Saché found herself observing the ground as she followed Losté, teaching herself to differentiate human footprints from those produced by battle droids on harder ground. The footprints became easier to tell apart as they became more and more pronounced over time; the handmaidens had gotten very close to the swamp indeed.

They found the remains of the speeder scattered about the newly-formed clearing. Stepping lightly over the unidentifiable pieces of metal, Losté waved Saché back as she hovered over the contraption, trying to examine it without touching it. After a couple of minutes, she carefully reached down and ran her hand along the edge of the surface. Saché saw her smile as she hooked her fingers into something and a compartment sprang open.

"Untouched," she observed. "Did they want us alive, I wonder?"

"If they took us alive, they'd regret it," Saché answered.

"I think they'd change their minds. Hmmmm, powder explosives. I can see Yané turning up her nose now."

"Why?" Saché asked, drawing closer.

Losté looked up at her, but did not wave her back. "Powder weapons are generally thought to be a little...primitive, for lack of a better word. I know Yané's father won't even deal in them. They are genuinely messier, but then again, I don't think we'll be around when we detonate them. At least I genuinely hope we won't, Saché. I really wouldn't advise it. Yané would back me up here, and she would be right to."

"Hit and run, then," replied Saché. "I just hope they're sufficient for the droid facility in the museum. Anything else in this wreckage?"

Cautious again, Losté rose and examined the melted front of the speeder. "No," she then said.

Saché's hood had already been tearing; she now took a loose piece of metal and cut it away completely. As she watched her, Losté said, "There's one more thing you should know about these grenades, Saché."

"What?"

Losté was placing her hand back into the compartment. Then Saché saw her muscle visibly flex and strain even through her sleeve, and she grunted out, "They...are...very...heavy."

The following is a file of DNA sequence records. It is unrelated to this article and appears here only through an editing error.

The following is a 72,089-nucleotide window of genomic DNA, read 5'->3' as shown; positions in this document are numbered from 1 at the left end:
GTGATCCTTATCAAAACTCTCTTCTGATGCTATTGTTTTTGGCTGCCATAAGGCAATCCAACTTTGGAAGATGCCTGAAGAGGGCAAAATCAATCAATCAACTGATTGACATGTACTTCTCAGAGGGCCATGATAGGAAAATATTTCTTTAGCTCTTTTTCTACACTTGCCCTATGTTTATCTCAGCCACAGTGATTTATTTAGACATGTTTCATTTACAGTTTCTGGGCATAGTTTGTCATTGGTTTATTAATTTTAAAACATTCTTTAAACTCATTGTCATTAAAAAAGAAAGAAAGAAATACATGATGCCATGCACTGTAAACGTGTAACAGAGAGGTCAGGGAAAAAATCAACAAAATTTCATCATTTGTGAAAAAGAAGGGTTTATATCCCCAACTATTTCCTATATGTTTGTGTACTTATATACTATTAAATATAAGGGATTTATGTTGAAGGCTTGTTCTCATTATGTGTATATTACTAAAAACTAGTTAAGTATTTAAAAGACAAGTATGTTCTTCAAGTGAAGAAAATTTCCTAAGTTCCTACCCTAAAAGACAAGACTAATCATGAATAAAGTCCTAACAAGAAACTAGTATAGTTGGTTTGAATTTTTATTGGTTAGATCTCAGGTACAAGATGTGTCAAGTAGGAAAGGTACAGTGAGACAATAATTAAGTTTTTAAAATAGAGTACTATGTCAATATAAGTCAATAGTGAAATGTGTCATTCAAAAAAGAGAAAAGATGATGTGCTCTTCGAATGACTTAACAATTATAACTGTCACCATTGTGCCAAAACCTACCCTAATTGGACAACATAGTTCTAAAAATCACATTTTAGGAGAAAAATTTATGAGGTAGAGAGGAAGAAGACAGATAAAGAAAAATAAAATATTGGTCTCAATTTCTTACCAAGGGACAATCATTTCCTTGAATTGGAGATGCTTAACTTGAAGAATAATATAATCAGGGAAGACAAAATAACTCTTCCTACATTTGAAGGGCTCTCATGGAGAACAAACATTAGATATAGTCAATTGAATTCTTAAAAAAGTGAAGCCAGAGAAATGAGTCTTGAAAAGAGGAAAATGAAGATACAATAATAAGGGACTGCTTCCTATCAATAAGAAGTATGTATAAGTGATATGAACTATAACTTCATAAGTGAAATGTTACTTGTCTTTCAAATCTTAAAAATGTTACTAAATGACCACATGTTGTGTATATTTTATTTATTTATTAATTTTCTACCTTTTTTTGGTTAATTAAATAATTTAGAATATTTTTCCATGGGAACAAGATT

"Oh. Here, let me help." Saché knelt down next to her.

"Careful. These...things....need to be-*umph*!" She lifted one of them out and hastily whirled around to put onto the loose piece of cloth Saché had laid down. But even after she did this, she carefully adjusted tiny levers on the smooth grenade, observing as she did, "Tricky safeties. On purpose. We can use these, Saché, but it's not going to be easy."

Saché was now reaching into the compartment. She had taken note of where Losté had put her hands and imitated her grip. As she lifted it up, she felt her arm start to strain, and by the time she had the grenade clear of the speeder she was turning around to place it down as hastily as Losté had. "We can't carry all of these at once," she observed out loud. "One more, I think, but after that we take them back, then return with some of the others. How many of them do you think we need for the facility? Though perhaps if we could hide the others somewhere for later use..."

"I'll have to ask Coté about the facility, but at a guess, we'd need at least five. But you're right; the two of us can only carry four at once, and Briné'll probably insist on massaging our arms with bacta afterwards." She seized a third grenade and heaved it down onto the cloth. Saché did the same for a fourth; her arm felt like snapped elastic afterwards. She left Losté to manage the safeties on all four, since she obviously understood them.

They folded the cloth over the grenades and gripped the edges with their hands. "Carefully...on the count of three...one, two, three, li-ergh!"

Pulled by their combined strength, their makeshift bag shifted, then reluctantly rose. When it was high enough that Saché and Losté could walk more or less normally, they started trudging.

Already Saché had thought it a long walk. Now, she was ashamed to admit, she lost track of where they were going all together, aware only of following their footprints blindly while her arm ached and burned, and she struggled not to make a sound because there might be battle droids anywhere. With that came the terrifying thought that if they were found, they wouldn't be able to defend themselves.